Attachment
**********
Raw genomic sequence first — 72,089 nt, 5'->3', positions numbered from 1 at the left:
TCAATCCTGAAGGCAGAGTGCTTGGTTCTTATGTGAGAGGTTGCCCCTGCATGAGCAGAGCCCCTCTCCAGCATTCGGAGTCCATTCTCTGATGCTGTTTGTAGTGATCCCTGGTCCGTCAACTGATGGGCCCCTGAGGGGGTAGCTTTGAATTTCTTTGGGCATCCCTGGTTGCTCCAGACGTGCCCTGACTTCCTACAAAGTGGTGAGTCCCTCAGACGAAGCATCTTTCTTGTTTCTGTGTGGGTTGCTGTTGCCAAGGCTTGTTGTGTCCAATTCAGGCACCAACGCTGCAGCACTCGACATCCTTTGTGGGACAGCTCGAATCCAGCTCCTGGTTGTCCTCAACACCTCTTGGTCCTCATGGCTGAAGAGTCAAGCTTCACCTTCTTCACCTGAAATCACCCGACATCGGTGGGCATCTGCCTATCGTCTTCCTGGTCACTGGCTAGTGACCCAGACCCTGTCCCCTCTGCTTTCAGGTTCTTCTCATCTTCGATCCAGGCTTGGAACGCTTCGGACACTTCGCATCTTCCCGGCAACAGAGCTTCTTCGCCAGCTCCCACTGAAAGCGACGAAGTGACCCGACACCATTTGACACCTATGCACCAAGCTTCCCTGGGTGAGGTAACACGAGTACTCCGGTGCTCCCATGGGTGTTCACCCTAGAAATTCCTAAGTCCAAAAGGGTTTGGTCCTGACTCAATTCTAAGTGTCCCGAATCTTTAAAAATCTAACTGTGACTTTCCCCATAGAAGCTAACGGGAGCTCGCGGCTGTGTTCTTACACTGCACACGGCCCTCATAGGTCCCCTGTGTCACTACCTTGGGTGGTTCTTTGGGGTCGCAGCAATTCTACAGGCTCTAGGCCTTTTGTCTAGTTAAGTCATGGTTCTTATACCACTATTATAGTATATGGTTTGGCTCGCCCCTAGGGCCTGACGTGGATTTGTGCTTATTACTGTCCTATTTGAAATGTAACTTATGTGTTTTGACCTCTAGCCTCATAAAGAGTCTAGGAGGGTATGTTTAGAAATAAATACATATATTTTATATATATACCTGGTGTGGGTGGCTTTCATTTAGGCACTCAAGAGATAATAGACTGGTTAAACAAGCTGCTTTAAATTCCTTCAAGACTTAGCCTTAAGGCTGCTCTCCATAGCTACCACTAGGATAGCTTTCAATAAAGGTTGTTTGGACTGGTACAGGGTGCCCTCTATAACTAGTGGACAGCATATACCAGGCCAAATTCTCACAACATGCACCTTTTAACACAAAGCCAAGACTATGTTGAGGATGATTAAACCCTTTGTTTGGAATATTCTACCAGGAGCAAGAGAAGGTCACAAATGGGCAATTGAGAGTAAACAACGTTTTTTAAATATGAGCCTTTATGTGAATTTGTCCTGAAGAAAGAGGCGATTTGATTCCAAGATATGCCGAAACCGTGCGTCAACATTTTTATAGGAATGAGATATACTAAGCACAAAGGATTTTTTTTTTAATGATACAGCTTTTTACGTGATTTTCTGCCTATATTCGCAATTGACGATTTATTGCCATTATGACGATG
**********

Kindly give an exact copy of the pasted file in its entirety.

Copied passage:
Raw genomic sequence first — 72,089 nt, 5'->3', positions numbered from 1 at the left:
TCAATCCTGAAGGCAGAGTGCTTGGTTCTTATGTGAGAGGTTGCCCCTGCATGAGCAGAGCCCCTCTCCAGCATTCGGAGTCCATTCTCTGATGCTGTTTGTAGTGATCCCTGGTCCGTCAACTGATGGGCCCCTGAGGGGGTAGCTTTGAATTTCTTTGGGCATCCCTGGTTGCTCCAGACGTGCCCTGACTTCCTACAAAGTGGTGAGTCCCTCAGACGAAGCATCTTTCTTGTTTCTGTGTGGGTTGCTGTTGCCAAGGCTTGTTGTGTCCAATTCAGGCACCAACGCTGCAGCACTCGACATCCTTTGTGGGACAGCTCGAATCCAGCTCCTGGTTGTCCTCAACACCTCTTGGTCCTCATGGCTGAAGAGTCAAGCTTCACCTTCTTCACCTGAAATCACCCGACATCGGTGGGCATCTGCCTATCGTCTTCCTGGTCACTGGCTAGTGACCCAGACCCTGTCCCCTCTGCTTTCAGGTTCTTCTCATCTTCGATCCAGGCTTGGAACGCTTCGGACACTTCGCATCTTCCCGGCAACAGAGCTTCTTCGCCAGCTCCCACTGAAAGCGACGAAGTGACCCGACACCATTTGACACCTATGCACCAAGCTTCCCTGGGTGAGGTAACACGAGTACTCCGGTGCTCCCATGGGTGTTCACCCTAGAAATTCCTAAGTCCAAAAGGGTTTGGTCCTGACTCAATTCTAAGTGTCCCGAATCTTTAAAAATCTAACTGTGACTTTCCCCATAGAAGCTAACGGGAGCTCGCGGCTGTGTTCTTACACTGCACACGGCCCTCATAGGTCCCCTGTGTCACTACCTTGGGTGGTTCTTTGGGGTCGCAGCAATTCTACAGGCTCTAGGCCTTTTGTCTAGTTAAGTCATGGTTCTTATACCACTATTATAGTATATGGTTTGGCTCGCCCCTAGGGCCTGACGTGGATTTGTGCTTATTACTGTCCTATTTGAAATGTAACTTATGTGTTTTGACCTCTAGCCTCATAAAGAGTCTAGGAGGGTATGTTTAGAAATAAATACATATATTTTATATATATACCTGGTGTGGGTGGCTTTCATTTAGGCACTCAAGAGATAATAGACTGGTTAAACAAGCTGCTTTAAATTCCTTCAAGACTTAGCCTTAAGGCTGCTCTCCATAGCTACCACTAGGATAGCTTTCAATAAAGGTTGTTTGGACTGGTACAGGGTGCCCTCTATAACTAGTGGACAGCATATACCAGGCCAAATTCTCACAACATGCACCTTTTAACACAAAGCCAAGACTATGTTGAGGATGATTAAACCCTTTGTTTGGAATATTCTACCAGGAGCAAGAGAAGGTCACAAATGGGCAATTGAGAGTAAACAACGTTTTTTAAATATGAGCCTTTATGTGAATTTGTCCTGAAGAAAGAGGCGATTTGATTCCAAGATATGCCGAAACCGTGCGTCAACATTTTTATAGGAATGAGATATACTAAGCACAAAGGATTTTTTTTTTAATGATACAGCTTTTTACGTGATTTTCTGCCTATATTCGCAATTGACGATTTATTGCCATTATGACGATG